In Aim 2, we evaluated the function of O-GlcNAcylation on epigenetic regulation. First, we have successfully optimized the effect of a small molecule inhibitor (OSMI) on three different immortalized cell lines. Cell viability assays were performed in cardiac cell lines in presence and absence of OSMI. Cells were cultured in normal and HG with the addition of increasing doses of OSMI and performed MTT assays at 24 and 48hrs after treatment. The relative cell proliferation was compared with respect to vehicle control treated cells cultured in presence of normal and HG (n>3). Toxicity of OSMI has been determined in each cell type and we optimized the dose of the drug where the cells are metabolically active. We collected control and HG exposed cells at 6, 24, and 48hrs with and without OSMI treatment and repeated that for three cell types. Total protein lysates were made, and we performed western blot analysis. The upregulation of O-GlcNAcylated levels were confirmed with concomitant upregulation of OGT, which is a pathogenic indicator of nutrient stress. Culturing cells with optimized dose of OSMI for 24hrs demonstrated reduction in O-GlcNAcylated levels. We are currently preforming immunoprecipitation coupled western analysis to validate the O-GlcNAcylated protein partners in cardiac cell lines. We plan to extrapolate this finding in tissue lysates from Isl1-RosamT/mG embryonic hearts. Finally, we started working on integrating the PCGC data on genetic variants present in patients with CHD, with published single-cell chromatin accessibility data on T1DM patients and murine scRNA-seq (available in my lab) to identify the candidate/risk genes. O-GlcNAcylation of these modifiers will be validated. This data will unravel the novel targets, which will be further tested in existing cell line and in genetic cell-lineage tracing model.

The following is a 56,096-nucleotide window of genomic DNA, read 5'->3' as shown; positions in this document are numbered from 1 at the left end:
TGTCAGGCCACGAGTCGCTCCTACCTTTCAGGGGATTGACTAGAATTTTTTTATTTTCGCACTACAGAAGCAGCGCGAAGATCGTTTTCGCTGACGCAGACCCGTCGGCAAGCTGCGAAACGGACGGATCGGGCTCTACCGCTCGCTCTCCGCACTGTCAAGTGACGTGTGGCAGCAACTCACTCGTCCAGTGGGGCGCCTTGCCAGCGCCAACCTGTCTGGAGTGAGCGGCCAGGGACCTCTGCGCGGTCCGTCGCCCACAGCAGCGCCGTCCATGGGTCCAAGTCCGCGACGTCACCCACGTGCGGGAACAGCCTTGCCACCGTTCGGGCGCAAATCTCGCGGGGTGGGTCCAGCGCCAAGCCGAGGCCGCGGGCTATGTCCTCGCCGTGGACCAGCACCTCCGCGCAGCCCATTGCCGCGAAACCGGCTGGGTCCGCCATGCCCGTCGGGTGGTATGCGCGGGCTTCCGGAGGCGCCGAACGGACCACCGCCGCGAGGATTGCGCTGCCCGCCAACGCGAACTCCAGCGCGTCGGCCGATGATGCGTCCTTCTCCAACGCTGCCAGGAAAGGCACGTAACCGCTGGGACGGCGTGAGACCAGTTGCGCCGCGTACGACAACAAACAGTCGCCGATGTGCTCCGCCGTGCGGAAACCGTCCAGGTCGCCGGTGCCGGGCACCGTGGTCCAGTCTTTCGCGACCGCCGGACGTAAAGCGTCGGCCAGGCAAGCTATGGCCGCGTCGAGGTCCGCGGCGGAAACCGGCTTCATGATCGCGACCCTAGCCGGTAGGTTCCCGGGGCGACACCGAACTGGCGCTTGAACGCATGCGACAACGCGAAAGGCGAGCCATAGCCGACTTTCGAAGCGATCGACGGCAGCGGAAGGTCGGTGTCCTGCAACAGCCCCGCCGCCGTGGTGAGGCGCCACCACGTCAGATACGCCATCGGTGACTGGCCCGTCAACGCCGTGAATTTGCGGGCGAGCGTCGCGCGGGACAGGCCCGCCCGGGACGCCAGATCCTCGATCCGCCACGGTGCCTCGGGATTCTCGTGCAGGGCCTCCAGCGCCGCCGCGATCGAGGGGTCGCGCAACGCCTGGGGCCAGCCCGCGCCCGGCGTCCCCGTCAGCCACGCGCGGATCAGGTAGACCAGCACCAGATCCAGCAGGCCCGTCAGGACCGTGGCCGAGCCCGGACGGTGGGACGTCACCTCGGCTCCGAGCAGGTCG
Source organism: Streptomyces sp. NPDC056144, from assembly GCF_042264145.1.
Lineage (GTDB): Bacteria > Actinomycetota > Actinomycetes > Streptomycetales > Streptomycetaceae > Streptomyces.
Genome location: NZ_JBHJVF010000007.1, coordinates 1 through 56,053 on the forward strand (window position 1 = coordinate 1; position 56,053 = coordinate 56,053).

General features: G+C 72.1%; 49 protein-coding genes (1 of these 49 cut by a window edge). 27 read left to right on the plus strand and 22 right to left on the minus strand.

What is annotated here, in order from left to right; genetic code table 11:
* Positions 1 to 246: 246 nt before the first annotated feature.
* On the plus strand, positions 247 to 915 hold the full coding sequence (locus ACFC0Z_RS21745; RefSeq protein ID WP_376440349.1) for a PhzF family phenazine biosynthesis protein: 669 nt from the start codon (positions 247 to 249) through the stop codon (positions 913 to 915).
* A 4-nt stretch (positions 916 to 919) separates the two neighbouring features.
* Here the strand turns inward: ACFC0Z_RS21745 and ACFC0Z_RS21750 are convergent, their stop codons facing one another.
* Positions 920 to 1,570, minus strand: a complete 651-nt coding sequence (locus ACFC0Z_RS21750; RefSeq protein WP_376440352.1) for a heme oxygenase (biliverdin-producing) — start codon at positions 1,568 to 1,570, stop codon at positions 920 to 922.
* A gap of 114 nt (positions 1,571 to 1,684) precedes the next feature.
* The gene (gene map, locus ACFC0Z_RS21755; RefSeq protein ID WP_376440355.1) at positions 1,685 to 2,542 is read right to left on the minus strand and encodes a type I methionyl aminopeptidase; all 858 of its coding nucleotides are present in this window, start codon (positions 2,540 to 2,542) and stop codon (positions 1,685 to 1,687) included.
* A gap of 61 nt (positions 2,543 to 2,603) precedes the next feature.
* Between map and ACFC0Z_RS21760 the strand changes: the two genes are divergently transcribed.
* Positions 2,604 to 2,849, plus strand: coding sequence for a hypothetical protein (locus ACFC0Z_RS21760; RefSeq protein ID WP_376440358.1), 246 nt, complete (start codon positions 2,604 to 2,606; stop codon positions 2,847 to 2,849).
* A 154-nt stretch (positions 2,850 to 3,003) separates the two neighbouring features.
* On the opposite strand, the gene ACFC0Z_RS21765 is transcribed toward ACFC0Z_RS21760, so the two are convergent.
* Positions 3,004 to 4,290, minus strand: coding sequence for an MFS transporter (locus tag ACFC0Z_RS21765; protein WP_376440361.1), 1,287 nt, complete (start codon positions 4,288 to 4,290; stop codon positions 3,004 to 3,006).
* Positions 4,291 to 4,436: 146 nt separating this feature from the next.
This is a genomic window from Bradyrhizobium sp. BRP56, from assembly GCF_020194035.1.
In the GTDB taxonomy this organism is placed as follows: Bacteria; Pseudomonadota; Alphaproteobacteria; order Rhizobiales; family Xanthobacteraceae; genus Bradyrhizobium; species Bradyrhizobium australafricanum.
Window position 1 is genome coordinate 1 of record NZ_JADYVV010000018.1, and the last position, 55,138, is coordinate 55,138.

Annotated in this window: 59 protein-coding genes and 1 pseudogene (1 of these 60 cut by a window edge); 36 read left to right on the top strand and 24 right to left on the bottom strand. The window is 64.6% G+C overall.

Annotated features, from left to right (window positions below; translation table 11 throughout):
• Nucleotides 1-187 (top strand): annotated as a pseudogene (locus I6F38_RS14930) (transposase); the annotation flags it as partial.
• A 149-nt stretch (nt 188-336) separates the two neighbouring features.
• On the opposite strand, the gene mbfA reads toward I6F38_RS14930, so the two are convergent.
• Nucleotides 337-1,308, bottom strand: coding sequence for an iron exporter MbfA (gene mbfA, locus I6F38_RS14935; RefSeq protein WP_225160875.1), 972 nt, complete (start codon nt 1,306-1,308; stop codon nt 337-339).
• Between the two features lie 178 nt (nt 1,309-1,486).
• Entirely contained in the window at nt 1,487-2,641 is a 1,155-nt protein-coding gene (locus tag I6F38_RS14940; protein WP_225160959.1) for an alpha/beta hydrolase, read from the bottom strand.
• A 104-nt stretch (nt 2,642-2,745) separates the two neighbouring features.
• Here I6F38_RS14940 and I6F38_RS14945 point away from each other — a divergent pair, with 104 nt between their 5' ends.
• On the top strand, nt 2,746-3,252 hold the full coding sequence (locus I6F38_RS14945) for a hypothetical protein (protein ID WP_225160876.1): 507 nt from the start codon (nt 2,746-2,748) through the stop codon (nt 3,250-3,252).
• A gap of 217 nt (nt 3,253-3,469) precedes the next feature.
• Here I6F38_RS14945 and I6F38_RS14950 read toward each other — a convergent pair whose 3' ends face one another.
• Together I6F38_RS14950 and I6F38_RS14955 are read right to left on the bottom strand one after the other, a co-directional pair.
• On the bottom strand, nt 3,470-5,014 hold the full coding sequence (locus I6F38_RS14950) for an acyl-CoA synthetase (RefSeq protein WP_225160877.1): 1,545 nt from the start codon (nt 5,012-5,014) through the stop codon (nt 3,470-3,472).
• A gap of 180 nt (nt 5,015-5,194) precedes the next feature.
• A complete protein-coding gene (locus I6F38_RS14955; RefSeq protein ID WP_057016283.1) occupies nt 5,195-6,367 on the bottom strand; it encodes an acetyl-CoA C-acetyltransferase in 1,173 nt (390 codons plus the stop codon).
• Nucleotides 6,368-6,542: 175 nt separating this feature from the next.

We are very grateful for the funding support by Diabetes Research Connection and also very grateful to all the generous donors.

Project Description

Mothers with pre-gestational type 1 diabetes mellitus (pre-T1DM) are three to five times more likely than non-diabetic mothers to give birth to babies with heart defects. During the first trimester, high blood glucose can perturb normal heart development in the fetuses and lead to cardiac malformations. Despite the well-known causes of pre-T1DM, the mechanistic evidence for its effects on pregnancy is still lacking. Profound metabolic changes occur during diabetic pregnancy; for example, insulin and fat levels are usually altered. The mother also experiences higher levels of reactive oxygen species (ROS) – unstable chemicals that can negatively impact the body.